Bad credit stops you from getting decent credit cards and loans. Poor credit can prevent you from getting a job if prospective employers see poor credit as a risk.
The savvy consumer – good or bad credit – knows it’s important to monitor credit reports and scores.
Why Do This?
Bad credit stands in your way. Good credit is more likely to be victimized. It is vital that you know where your credit stands and that records are accurate.
What Creditors Monitor
Credit reports are summaries of a consumer’s borrowing and payment history. They list unpaid bills, late payments, and new and closed accounts. Reports track auto loans, mortgages, credit cards and other financial instruments. They are used to establish your credit score, the greatest influence on your ability to borrow.
In order to monitor your creditworthiness, look at the following criteria lenders use.
Payment History. Whether you pay bills late or not at all, they are tracked on credit reports. Most lenders report you if you are 30 days late, regardless of how long you’ve paid on time. This can include utility bills. Getting payments in on time is important to good credit.
Years of Credit. The longer you have good credit, the easier it is for lenders to determine your ability to manage debt.
Amounts Owed. Lenders look at balances and how they match with credit limits. If you max out or use credit too frequently, it will hurt your credit standing.
New Credit. If you are constantly opening new accounts or have what a lender considers too many, this will have a negative impact. They view this as a lack of restraint with credit or see the possibility you’re desperate for cash.
Types of Credit and Debt. Auto loans, mortgages, credit cards, student loans and more are all things lenders look at.
Personal Information. Lenders review annual income, employment history and even arrest records. They can, in fact, use whatever criteria they choose to establish if you’re a trustworthy candidate.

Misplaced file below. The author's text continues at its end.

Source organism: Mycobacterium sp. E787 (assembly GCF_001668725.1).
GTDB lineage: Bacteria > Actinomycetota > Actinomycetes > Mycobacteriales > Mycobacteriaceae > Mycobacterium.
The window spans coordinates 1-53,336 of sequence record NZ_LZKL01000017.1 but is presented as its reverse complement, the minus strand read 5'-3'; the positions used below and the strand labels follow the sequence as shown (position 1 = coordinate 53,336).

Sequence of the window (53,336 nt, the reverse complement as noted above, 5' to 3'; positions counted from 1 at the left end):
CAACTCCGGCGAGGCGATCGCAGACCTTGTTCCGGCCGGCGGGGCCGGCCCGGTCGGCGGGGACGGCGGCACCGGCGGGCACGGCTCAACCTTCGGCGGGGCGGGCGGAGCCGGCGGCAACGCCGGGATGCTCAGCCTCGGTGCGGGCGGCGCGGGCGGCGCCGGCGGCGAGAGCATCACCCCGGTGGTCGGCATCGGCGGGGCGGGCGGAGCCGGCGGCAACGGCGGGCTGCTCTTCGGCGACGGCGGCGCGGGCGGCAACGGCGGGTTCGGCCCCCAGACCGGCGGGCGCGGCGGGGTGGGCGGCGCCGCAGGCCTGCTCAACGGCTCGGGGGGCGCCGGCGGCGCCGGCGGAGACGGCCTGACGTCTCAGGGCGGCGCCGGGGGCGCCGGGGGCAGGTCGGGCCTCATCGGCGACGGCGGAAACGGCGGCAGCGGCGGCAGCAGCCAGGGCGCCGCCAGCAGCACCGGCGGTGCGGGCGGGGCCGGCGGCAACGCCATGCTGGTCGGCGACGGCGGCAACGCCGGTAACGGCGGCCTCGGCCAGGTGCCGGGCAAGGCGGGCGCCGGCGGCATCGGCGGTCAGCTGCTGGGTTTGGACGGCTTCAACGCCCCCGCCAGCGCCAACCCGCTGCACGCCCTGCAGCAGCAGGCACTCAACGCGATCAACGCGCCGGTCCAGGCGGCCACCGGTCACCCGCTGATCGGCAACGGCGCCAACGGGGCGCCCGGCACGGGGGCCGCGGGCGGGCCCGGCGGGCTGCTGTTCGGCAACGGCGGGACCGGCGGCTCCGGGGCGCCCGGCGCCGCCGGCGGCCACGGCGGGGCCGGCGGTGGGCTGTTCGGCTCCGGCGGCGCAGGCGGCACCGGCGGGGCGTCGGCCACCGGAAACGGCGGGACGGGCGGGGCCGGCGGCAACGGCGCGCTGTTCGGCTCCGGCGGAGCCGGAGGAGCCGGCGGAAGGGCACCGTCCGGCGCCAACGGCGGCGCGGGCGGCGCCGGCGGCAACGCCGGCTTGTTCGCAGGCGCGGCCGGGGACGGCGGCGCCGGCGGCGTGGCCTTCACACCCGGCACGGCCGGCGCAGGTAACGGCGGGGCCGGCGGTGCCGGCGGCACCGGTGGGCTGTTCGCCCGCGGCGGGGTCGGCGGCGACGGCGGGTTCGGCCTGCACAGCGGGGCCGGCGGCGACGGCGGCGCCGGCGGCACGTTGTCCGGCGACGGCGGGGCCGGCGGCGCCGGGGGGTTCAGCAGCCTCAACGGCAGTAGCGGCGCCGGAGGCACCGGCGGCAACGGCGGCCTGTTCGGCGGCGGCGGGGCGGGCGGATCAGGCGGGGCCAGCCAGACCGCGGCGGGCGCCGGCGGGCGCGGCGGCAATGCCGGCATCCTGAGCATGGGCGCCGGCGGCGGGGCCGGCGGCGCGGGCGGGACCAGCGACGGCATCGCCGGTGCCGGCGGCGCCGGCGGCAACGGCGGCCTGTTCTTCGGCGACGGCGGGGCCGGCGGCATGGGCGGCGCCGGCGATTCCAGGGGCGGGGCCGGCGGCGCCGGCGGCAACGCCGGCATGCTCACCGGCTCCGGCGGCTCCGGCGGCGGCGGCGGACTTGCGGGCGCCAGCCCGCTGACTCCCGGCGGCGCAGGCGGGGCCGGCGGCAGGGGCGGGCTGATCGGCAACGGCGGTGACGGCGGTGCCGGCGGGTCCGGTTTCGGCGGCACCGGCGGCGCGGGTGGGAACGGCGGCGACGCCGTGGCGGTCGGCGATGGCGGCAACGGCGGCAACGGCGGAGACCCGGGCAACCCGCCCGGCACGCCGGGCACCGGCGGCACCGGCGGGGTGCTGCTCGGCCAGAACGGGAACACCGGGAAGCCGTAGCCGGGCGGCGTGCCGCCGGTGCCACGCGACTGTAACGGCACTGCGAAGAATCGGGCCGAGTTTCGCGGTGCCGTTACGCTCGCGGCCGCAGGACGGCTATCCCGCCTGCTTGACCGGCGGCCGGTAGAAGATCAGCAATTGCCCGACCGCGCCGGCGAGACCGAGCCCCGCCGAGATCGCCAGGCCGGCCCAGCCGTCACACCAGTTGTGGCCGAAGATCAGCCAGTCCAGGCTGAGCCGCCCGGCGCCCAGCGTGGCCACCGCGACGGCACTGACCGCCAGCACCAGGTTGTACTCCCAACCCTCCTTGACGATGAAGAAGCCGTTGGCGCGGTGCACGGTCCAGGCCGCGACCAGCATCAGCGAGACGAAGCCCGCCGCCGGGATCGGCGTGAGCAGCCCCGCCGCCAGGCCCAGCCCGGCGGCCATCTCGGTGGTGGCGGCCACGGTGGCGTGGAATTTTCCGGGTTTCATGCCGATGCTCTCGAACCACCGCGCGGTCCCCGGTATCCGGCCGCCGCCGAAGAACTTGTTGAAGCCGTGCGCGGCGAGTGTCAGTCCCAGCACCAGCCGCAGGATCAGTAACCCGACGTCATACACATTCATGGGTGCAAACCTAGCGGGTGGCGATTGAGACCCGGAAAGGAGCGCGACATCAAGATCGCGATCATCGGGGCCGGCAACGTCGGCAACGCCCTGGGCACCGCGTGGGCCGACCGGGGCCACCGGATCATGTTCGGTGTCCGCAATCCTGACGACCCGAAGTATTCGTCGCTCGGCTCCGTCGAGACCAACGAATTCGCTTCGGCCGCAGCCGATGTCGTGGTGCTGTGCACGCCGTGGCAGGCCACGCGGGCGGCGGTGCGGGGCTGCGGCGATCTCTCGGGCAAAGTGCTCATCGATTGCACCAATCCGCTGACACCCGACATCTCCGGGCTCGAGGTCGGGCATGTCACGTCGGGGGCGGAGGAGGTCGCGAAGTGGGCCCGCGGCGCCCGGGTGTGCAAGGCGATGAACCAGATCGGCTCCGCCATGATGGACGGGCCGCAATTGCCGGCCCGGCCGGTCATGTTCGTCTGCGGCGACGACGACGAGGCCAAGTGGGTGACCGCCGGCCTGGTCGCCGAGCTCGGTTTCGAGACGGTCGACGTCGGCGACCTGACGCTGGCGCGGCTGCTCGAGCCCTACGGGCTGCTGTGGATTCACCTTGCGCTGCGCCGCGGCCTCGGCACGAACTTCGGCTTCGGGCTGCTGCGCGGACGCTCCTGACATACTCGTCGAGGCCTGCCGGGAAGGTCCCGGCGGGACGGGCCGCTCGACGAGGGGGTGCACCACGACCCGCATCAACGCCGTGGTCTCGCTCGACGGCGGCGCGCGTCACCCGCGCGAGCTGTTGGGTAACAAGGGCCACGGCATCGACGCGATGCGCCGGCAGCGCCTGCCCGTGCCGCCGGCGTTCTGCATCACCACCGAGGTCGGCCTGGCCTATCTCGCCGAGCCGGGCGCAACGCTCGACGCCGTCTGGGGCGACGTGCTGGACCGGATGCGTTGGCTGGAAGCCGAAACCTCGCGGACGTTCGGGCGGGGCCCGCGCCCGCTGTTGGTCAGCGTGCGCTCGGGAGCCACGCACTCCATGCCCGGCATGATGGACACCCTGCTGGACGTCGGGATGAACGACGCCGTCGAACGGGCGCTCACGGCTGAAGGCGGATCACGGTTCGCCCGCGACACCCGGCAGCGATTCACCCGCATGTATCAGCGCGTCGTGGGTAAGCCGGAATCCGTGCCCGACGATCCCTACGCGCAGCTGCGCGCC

Tips for Monitoring Your Credit
- By law, you have the right to see your credit report for free once a year. The three major agencies – Experian, Equifax, TransUnion – have to supply your credit report upon request. Even if you know your credit’s bad, you should still take advantage of this to know what your credit reputation looks like. It may even prompt you to get on the road to good credit.
- Higher scores mean lower interest rates. The lower your score, the greater chance of rejection – and every rejection hurts your score. The lower your score, the greater chance of paying exorbitant rates or having to deal with shady lenders.
- Pay bills on time. Never assume because your credit is already bad that’s not important. Lateness or delinquency only extends your rep as an untrustworthy consumer. Remember, every late payment gets reported, even the electric bill.
- Pay off debt as opposed to moving debt around. Using credit cards to pay bills does not help you as you end up paying more in the long run.
- Though it’s easier said than done, try to minimize outstanding debt and avoid overextending yourself.
- Refrain from applying for loans and credit needlessly. Applications appear as inquiries on your report and frequency gives the impression you’re irresponsibly looking for whatever cash or credit you can get your hands on.
Another sound reason to monitor your credit report is because of the threat of someone stealing your identity and using it to put you in debt. Many services monitor these situations on your behalf, sending alerts when suspicious activity occurs. But this isn’t something you can’t do yourself. You can pay one of the big three tracking agencies (Experian, TransUnion, Equifax) to give you regular access to your reports. You can find inaccuracies and dispute them. This is good if you’re looking for a mortgage. It lets you see what mortgagors are seeing as you walk through the mortgage process.
If you use a service, go with one that’s worth paying for. Use a service that investigates and debates with creditors. A service that will report credit fraud and identity theft, not one that leaves it in your hands.